A specific bequest is when you leave a certain asset or item to someone in your will.
A residuary bequest is when you leave a certain percentage of the estate to someone. This percentage, however, is only valid when any outstanding tax, debts or liabilities within the estate have been paid off.
This is when you specify what will happen to a particular part of the estate if the person to whom you have left it in your will passes away.
Check, check and check again
When writing your will, it’s important to check that it’s valid before you sign it. In the UK, a will is valid when:
- The person writing the will has done so of their own volition, not by force or pressure
- It is made by someone who is over 18 years old
- It has been written by a person who is of sound mind
- Has been completed in writing
- Has been signed by the person who is making the will
- Is signed in the presence of two witnesses who have also signed the will
Remember, your will can be contested when you die. So, it’s important to make sure everything is drafted correctly when writing your will and that anyone who has had an input in it has done so correctly.
This is where a lawyer will come in handy as they can go over your will and make sure nothing is missed. Your lawyer will also be able to help you safeguard your physical will and can also submit your will to The National Will Register, who will be able to locate your will should you need it.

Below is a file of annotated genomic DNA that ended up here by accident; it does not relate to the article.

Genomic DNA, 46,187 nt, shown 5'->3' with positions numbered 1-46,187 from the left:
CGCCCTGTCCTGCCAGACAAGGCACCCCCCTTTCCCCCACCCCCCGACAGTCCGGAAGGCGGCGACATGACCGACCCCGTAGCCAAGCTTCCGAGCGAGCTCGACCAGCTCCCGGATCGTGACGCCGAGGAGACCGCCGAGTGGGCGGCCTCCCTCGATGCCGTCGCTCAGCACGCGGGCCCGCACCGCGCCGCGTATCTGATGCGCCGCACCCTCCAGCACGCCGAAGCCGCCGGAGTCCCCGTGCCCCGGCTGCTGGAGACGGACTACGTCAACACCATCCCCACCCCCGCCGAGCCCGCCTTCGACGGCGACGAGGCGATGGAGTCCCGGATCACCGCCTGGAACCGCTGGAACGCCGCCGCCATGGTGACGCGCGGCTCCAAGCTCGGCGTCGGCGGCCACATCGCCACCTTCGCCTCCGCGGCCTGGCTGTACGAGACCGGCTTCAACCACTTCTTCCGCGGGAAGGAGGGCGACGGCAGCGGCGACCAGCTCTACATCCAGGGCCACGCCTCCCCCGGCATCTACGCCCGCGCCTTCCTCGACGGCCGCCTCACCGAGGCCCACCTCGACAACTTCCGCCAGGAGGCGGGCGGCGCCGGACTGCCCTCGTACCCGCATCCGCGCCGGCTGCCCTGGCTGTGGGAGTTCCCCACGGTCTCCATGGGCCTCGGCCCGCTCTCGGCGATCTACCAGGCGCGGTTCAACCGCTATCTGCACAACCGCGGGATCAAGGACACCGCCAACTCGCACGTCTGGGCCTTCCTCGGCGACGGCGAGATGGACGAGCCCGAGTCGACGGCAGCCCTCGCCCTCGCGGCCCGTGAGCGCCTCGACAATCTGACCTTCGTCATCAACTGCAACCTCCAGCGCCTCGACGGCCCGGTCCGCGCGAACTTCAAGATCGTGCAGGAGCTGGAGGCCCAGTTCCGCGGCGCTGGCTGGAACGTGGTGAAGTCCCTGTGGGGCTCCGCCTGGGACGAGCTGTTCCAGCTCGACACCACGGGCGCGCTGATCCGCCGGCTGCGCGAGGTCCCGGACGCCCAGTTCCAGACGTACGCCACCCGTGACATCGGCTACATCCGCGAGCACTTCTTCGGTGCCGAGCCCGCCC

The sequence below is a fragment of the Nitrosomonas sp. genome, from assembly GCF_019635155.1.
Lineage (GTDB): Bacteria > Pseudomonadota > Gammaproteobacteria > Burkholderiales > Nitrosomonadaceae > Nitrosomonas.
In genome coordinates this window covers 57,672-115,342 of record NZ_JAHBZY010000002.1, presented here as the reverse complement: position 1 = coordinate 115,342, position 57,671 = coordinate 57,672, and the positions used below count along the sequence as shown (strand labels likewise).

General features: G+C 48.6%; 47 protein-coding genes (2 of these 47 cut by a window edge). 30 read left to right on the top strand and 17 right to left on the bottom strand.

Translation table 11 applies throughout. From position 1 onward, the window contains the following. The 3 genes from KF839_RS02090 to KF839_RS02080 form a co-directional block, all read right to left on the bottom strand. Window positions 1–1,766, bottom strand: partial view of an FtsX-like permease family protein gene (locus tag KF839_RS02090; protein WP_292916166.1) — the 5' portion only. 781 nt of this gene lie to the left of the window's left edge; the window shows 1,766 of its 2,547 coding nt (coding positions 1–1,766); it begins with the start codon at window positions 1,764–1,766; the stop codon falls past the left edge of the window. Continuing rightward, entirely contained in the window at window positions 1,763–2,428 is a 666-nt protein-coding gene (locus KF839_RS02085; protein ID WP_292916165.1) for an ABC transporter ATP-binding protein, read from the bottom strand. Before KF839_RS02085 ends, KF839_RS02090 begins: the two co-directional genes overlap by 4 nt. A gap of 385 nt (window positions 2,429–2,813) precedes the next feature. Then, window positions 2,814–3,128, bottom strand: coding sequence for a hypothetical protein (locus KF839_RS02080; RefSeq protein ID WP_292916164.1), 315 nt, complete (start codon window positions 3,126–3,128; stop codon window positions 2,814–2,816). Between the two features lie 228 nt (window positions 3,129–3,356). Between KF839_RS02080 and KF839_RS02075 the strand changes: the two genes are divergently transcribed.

Top things to consider (that are often neglected)
The most commonly neglected areas when writing your will are usually things that are co-owned with others, such as:
- Joint accounts
- Joint property
- Business partnerships
- Anything that is not solely yours (this mainly refers to possessions and assets)
Remember, it’s just as important to include shared things in your will. This is so whoever you are sharing with will know what to do with your part should you pass away.
It’s also important to disclose any wishes you may have for your funeral in your will, as this is the first place people will look. However, be aware that sometimes funeral requests can be missed during the probate process so it might be best to write a funeral plan as well, just in case.
For the LGBT community, commonly neglected aspects of a will can include mentioning charities whom you may want to leave some money to, or specifying cohabitation agreements. If you are trans or are in the process of transitioning, it’s important you remember to update your new will with your chosen name. Your beneficiaries could run into problems in the future if this doesn’t happen.
Make sure you keep your will updated
It’s recommended that you update your will every 5 years. Alternatively, you can update it after a major life change occurs, such as getting divorced or having a child. You cannot change your will after it has been signed and witnessed, however, you can amend your will by making an official alteration called a codicil. There is not limit on how many codicils one person can have. However, the codicil process is the same as writing your will, in that you must have it signed and witnessed. Alternatively, you can simply draft a brand new will for approximately the same price.
Whether you marry or not, we definitely recommend that every individual drafts and re-visits their will at some point in their lives. For LGBT individuals, this just means that extra safety for the future.